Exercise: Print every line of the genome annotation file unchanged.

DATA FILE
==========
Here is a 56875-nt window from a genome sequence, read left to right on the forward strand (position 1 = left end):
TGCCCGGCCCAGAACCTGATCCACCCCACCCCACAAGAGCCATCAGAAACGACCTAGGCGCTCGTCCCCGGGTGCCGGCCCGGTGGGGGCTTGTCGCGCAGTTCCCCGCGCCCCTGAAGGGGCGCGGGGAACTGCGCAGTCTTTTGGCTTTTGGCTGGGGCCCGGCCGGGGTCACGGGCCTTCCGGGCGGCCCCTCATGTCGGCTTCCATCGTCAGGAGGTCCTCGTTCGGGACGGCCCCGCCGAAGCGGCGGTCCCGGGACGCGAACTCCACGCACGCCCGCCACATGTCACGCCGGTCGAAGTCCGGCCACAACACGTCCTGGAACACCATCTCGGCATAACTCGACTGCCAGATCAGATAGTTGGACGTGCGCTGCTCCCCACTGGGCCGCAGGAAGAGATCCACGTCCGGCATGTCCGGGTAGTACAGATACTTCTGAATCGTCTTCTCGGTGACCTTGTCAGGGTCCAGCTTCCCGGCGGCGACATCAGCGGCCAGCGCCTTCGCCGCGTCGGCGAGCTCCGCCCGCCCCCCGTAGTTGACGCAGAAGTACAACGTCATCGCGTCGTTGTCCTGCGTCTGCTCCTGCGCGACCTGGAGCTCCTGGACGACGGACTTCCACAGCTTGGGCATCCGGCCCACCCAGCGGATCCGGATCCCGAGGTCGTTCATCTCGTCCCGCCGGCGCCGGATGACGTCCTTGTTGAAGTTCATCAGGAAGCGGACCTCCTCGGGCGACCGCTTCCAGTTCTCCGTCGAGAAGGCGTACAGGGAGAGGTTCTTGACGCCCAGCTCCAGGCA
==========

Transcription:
Here is a 56875-nt window from a genome sequence, read left to right on the forward strand (position 1 = left end):
TGCCCGGCCCAGAACCTGATCCACCCCACCCCACAAGAGCCATCAGAAACGACCTAGGCGCTCGTCCCCGGGTGCCGGCCCGGTGGGGGCTTGTCGCGCAGTTCCCCGCGCCCCTGAAGGGGCGCGGGGAACTGCGCAGTCTTTTGGCTTTTGGCTGGGGCCCGGCCGGGGTCACGGGCCTTCCGGGCGGCCCCTCATGTCGGCTTCCATCGTCAGGAGGTCCTCGTTCGGGACGGCCCCGCCGAAGCGGCGGTCCCGGGACGCGAACTCCACGCACGCCCGCCACATGTCACGCCGGTCGAAGTCCGGCCACAACACGTCCTGGAACACCATCTCGGCATAACTCGACTGCCAGATCAGATAGTTGGACGTGCGCTGCTCCCCACTGGGCCGCAGGAAGAGATCCACGTCCGGCATGTCCGGGTAGTACAGATACTTCTGAATCGTCTTCTCGGTGACCTTGTCAGGGTCCAGCTTCCCGGCGGCGACATCAGCGGCCAGCGCCTTCGCCGCGTCGGCGAGCTCCGCCCGCCCCCCGTAGTTGACGCAGAAGTACAACGTCATCGCGTCGTTGTCCTGCGTCTGCTCCTGCGCGACCTGGAGCTCCTGGACGACGGACTTCCACAGCTTGGGCATCCGGCCCACCCAGCGGATCCGGATCCCGAGGTCGTTCATCTCGTCCCGCCGGCGCCGGATGACGTCCTTGTTGAAGTTCATCAGGAAGCGGACCTCCTCGGGCGACCGCTTCCAGTTCTCCGTCGAGAAGGCGTACAGGGAGAGGTTCTTGACGCCCAGCTCCAGGCA